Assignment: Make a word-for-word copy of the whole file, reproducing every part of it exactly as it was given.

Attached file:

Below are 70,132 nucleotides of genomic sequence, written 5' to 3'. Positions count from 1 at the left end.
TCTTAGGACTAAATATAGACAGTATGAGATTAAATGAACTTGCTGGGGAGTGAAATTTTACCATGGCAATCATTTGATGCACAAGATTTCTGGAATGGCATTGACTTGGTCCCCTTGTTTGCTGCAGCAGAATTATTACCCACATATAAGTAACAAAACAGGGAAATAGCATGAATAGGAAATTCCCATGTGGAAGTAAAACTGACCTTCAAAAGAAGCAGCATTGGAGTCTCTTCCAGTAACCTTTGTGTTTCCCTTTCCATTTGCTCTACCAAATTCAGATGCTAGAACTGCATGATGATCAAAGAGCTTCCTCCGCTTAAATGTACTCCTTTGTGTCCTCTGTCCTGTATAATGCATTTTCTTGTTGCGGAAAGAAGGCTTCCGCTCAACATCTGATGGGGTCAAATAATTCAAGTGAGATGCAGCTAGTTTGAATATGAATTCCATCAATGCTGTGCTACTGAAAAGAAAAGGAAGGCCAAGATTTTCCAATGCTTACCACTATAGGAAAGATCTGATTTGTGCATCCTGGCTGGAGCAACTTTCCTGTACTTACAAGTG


Below are 70,132 nucleotides of genomic sequence, written 5' to 3'. Positions count from 1 at the left end.
TCTTAGGACTAAATATAGACAGTATGAGATTAAATGAACTTGCTGGGGAGTGAAATTTTACCATGGCAATCATTTGATGCACAAGATTTCTGGAATGGCATTGACTTGGTCCCCTTGTTTGCTGCAGCAGAATTATTACCCACATATAAGTAACAAAACAGGGAAATAGCATGAATAGGAAATTCCCATGTGGAAGTAAAACTGACCTTCAAAAGAAGCAGCATTGGAGTCTCTTCCAGTAACCTTTGTGTTTCCCTTTCCATTTGCTCTACCAAATTCAGATGCTAGAACTGCATGATGATCAAAGAGCTTCCTCCGCTTAAATGTACTCCTTTGTGTCCTCTGTCCTGTATAATGCATTTTCTTGTTGCGGAAAGAAGGCTTCCGCTCAACATCTGATGGGGTCAAATAATTCAAGTGAGATGCAGCTAGTTTGAATATGAATTCCATCAATGCTGTGCTACTGAAAAGAAAAGGAAGGCCAAGATTTTCCAATGCTTACCACTATAGGAAAGATCTGATTTGTGCATCCTGGCTGGAGCAACTTTCCTGTACTTACAAGTG